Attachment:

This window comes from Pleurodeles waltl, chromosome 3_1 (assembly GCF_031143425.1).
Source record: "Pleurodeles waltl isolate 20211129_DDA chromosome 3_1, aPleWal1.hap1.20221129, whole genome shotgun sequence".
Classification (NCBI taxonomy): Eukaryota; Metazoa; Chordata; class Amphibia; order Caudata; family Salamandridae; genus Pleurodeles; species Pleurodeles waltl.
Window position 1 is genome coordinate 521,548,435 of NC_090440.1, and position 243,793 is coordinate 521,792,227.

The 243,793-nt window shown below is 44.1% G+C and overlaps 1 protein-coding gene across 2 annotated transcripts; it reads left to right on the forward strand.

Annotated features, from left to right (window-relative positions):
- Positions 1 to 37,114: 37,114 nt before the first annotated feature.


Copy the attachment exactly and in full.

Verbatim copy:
This window comes from Pleurodeles waltl, chromosome 3_1 (assembly GCF_031143425.1).
Source record: "Pleurodeles waltl isolate 20211129_DDA chromosome 3_1, aPleWal1.hap1.20221129, whole genome shotgun sequence".
Classification (NCBI taxonomy): Eukaryota; Metazoa; Chordata; class Amphibia; order Caudata; family Salamandridae; genus Pleurodeles; species Pleurodeles waltl.
Window position 1 is genome coordinate 521,548,435 of NC_090440.1, and position 243,793 is coordinate 521,792,227.

The 243,793-nt window shown below is 44.1% G+C and overlaps 1 protein-coding gene across 2 annotated transcripts; it reads left to right on the forward strand.

Annotated features, from left to right (window-relative positions):
- Positions 1 to 37,114: 37,114 nt before the first annotated feature.